I have a problem: We use some Raspberry Pi to manage some contactor with a simple relay. This relay can manage one or more three-phase switches, so basically it is linked at least to three contactors. The relay sends an impulse both to put up or down the contactors.

The problem is that our software needs an input to understand if the contactors are up or down because we cannot demand everything to the software. There can always happen something that will cause the system to go out of sync.

How can I read the status of the contactors? My knowledge tells me that I should put a transformer 230 > 5 under the contactors, then a resistance to bring the 5 V to 3.3 V which is the maximum voltage bearable for a Raspberry Pi's GPIO, but I don't know if this solution is enough, also because the contactors have different negatives... Is there another possible solution, even electronically, to read this information?

  • \$\begingroup\$ Do you have any spare auxiliary contacts on any of your contactors (or could you add a set on)? \$\endgroup\$
    – brhans
    Commented Nov 3, 2016 at 14:37
  • 2
    \$\begingroup\$ Virtually the same question as this one: electronics.stackexchange.com/questions/266734/… \$\endgroup\$
    – Andy aka
    Commented Nov 3, 2016 at 15:05
  • \$\begingroup\$ should this be asked on RPI.SE? \$\endgroup\$
    – dalearn
    Commented Nov 3, 2016 at 17:10
  • \$\begingroup\$ You might change the title to something like "Measuring 230V from Raspberry Pi" - I was thinking you wanted to power it from 230V. \$\endgroup\$ Commented Nov 3, 2016 at 23:44

2 Answers 2


The industry-standard way of doing this is to use an optically-isolated coupler. The proper industrial method is to use a modular system where you can select a module for mains power input and logic-level output. For example this AC input, 5V logic output module from Opto22:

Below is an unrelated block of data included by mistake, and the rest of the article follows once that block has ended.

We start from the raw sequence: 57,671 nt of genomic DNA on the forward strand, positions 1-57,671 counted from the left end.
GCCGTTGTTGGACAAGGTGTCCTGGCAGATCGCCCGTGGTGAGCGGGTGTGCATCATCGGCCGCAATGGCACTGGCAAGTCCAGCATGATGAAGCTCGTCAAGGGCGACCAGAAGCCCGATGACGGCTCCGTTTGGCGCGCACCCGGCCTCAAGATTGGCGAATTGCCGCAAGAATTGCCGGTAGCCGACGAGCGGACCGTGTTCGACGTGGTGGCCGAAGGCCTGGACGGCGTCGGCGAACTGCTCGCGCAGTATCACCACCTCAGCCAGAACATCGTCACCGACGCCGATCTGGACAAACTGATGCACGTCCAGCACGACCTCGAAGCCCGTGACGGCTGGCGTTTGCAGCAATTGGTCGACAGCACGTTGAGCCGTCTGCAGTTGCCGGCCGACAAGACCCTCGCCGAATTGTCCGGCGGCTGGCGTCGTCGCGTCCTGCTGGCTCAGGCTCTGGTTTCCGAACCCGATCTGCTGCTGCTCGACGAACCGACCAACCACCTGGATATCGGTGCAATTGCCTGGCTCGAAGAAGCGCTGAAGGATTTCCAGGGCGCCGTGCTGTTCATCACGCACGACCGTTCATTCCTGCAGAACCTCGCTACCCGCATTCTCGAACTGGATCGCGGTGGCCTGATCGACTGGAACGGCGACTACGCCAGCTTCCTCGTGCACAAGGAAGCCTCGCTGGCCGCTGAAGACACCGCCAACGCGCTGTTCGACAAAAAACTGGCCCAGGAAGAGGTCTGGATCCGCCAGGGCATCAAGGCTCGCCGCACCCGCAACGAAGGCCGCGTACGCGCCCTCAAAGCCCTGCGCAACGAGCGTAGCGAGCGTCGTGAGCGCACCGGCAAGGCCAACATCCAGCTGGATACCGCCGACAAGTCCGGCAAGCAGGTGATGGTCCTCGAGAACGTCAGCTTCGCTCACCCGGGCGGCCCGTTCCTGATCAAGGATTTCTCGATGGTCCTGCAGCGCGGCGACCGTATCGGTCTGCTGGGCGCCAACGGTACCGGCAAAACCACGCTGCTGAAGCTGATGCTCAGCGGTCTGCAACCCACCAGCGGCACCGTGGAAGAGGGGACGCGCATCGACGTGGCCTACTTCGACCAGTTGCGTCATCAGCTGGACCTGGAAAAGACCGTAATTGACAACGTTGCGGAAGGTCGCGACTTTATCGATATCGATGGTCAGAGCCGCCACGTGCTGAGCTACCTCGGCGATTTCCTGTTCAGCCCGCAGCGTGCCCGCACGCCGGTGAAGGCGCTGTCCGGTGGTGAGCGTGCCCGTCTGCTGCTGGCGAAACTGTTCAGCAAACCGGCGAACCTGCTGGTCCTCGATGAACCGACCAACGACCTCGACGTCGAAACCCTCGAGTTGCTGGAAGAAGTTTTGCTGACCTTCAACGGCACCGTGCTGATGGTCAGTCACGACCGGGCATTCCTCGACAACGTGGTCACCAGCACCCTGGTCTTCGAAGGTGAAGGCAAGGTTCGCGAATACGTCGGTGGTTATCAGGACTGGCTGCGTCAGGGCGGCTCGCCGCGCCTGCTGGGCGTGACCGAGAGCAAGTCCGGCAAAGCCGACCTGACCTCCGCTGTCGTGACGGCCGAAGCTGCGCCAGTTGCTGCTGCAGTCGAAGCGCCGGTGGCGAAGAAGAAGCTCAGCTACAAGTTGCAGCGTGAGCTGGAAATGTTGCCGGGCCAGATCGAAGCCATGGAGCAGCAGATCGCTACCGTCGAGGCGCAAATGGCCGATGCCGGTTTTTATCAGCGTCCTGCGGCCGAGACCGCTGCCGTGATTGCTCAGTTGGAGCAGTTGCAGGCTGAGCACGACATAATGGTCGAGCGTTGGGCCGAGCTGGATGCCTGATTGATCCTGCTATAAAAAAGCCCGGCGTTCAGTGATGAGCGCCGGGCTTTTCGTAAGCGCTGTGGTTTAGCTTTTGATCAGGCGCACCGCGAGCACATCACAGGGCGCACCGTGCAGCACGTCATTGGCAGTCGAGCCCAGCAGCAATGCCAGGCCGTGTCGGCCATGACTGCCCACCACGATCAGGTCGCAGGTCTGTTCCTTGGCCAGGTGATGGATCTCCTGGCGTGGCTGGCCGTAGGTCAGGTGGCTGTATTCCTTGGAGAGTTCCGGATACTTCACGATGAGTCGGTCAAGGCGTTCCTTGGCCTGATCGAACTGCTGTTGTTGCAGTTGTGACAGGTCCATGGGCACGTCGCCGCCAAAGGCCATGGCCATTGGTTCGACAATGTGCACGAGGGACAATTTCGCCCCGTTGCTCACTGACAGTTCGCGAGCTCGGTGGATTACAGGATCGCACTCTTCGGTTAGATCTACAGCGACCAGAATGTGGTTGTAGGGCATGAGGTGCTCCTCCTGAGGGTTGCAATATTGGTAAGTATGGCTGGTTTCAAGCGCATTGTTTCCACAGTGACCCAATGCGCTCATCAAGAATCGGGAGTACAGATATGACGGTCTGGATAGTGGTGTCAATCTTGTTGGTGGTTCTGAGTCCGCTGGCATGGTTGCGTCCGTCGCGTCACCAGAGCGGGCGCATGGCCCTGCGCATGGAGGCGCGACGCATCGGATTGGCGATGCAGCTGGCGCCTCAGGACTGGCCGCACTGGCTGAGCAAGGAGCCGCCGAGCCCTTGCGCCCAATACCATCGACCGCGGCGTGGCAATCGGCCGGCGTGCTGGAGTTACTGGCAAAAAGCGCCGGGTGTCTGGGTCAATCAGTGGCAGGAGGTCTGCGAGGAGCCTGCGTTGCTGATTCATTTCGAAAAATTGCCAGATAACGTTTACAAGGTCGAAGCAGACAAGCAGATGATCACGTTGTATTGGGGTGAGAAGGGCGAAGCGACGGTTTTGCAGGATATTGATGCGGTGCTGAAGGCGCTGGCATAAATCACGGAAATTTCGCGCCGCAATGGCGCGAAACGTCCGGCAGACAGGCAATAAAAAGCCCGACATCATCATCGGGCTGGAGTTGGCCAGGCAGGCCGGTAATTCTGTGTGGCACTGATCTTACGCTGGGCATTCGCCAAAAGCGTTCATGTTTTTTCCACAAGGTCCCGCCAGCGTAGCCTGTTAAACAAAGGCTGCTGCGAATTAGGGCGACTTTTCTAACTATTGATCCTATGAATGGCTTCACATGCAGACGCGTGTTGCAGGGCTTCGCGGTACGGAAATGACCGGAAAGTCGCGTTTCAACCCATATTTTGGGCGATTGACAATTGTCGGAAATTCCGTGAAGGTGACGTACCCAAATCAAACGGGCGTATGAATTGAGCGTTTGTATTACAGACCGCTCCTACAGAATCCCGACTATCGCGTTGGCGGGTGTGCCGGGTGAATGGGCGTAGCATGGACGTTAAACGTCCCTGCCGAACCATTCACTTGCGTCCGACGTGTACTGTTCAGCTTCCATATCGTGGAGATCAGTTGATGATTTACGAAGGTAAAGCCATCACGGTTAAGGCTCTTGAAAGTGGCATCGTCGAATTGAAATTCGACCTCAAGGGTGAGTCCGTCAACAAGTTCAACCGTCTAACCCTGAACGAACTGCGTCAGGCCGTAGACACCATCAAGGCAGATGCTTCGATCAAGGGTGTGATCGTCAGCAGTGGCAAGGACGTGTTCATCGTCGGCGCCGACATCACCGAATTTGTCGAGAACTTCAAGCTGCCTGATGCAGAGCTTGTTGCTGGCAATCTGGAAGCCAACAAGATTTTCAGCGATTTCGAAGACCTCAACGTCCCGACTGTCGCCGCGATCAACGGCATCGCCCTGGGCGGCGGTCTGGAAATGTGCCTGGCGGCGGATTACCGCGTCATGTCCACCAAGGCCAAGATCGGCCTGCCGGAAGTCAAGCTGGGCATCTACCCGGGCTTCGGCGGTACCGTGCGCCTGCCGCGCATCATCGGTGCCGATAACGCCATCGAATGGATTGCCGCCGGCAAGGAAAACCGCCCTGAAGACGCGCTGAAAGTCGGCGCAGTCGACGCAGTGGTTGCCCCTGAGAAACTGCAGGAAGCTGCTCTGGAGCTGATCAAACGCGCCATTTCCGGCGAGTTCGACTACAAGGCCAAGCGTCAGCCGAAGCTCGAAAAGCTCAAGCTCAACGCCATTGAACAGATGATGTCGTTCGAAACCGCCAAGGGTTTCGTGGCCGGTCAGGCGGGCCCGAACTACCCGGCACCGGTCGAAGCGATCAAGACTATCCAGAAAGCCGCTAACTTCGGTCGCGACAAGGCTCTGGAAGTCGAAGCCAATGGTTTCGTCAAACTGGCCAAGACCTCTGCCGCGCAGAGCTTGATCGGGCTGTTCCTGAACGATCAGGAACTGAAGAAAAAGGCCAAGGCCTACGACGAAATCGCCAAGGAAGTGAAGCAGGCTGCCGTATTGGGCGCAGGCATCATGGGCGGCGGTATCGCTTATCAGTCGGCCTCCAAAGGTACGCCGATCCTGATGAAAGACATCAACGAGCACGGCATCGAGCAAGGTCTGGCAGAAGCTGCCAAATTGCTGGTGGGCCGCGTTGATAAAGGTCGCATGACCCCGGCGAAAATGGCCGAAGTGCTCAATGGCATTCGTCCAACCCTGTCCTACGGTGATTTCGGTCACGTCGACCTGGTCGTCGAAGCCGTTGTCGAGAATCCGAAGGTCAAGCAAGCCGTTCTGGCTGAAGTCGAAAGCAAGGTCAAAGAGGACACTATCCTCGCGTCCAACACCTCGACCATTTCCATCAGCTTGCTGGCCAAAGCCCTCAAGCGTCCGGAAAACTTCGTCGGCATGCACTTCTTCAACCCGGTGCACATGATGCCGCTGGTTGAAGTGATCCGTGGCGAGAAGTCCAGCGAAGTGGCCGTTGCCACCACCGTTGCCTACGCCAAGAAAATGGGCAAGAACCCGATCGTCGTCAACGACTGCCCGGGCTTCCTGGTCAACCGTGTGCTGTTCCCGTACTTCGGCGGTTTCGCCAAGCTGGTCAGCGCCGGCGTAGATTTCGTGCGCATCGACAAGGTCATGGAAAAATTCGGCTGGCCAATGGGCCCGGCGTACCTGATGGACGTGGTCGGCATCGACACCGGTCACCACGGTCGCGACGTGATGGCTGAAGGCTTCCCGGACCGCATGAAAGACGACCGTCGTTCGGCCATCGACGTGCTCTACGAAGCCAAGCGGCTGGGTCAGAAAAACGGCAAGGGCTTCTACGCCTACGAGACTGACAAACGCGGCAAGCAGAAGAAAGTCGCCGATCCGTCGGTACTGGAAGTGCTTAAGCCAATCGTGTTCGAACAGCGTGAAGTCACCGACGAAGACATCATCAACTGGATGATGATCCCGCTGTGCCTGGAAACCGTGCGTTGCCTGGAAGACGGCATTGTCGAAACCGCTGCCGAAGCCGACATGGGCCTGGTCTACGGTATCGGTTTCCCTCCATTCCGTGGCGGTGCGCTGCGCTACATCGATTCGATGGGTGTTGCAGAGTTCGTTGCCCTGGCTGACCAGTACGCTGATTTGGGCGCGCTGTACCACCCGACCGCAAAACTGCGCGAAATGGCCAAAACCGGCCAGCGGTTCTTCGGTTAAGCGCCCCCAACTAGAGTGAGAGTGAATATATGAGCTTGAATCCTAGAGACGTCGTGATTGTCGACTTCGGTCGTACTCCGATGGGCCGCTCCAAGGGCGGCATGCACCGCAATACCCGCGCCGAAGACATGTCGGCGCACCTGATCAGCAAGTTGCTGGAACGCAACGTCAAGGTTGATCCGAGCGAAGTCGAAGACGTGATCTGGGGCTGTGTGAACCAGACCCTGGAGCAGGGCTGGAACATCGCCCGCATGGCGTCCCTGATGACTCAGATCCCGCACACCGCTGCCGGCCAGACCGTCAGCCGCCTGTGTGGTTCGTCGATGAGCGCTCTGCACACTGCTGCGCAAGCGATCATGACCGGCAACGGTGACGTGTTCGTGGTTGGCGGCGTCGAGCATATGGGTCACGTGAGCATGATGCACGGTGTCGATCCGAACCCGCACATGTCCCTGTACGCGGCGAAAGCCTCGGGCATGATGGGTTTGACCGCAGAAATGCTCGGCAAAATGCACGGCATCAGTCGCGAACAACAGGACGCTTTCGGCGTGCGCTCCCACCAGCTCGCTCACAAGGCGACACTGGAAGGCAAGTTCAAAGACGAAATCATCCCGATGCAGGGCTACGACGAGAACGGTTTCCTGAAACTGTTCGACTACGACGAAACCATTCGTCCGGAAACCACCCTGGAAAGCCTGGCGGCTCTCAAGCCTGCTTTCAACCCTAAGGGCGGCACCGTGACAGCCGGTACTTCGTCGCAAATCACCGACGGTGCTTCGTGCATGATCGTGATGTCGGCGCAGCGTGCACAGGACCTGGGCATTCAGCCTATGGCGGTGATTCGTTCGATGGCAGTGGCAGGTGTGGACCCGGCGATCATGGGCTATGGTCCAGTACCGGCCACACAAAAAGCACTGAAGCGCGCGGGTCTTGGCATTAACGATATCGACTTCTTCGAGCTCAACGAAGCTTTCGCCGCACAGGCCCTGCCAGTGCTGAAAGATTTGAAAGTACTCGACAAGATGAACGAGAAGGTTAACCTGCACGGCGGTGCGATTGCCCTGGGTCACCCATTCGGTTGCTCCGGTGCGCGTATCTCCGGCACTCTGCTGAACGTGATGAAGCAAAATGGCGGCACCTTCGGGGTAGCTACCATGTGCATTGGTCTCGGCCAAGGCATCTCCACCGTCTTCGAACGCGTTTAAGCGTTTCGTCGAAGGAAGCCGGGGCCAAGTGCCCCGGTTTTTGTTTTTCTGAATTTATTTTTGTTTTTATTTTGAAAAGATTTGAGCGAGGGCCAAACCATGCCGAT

Opto22 AC input, 5V logic output isolation module

If you were designing your own circuit, you could do an equivalent with an opto-coupler component such as a TIL111 or one of the MOC series. An example circuit:

Example AC mains input opto-coupler circuit

  • \$\begingroup\$ Thank, but we should use one of them for each contactor, not for each relais, right? \$\endgroup\$
    – mario
    Commented Nov 3, 2016 at 15:40
  • 2
    \$\begingroup\$ How many, and where, you use this circuit depends on your application, and trust of other parts of the controlled system. If you just want to see if the relays operate, then you use one on each relay output. If you're really paranoid, you put one on each phase after the contactors. \$\endgroup\$ Commented Nov 3, 2016 at 15:47

You can use a photo interrupter to look at the mechanical state of the contactor. A description of how they work can be found here; rohm optical interrupter


Your Answer

By clicking “Post Your Answer”, you agree to our terms of service and acknowledge you have read our privacy policy.

Not the answer you're looking for? Browse other questions tagged or ask your own question.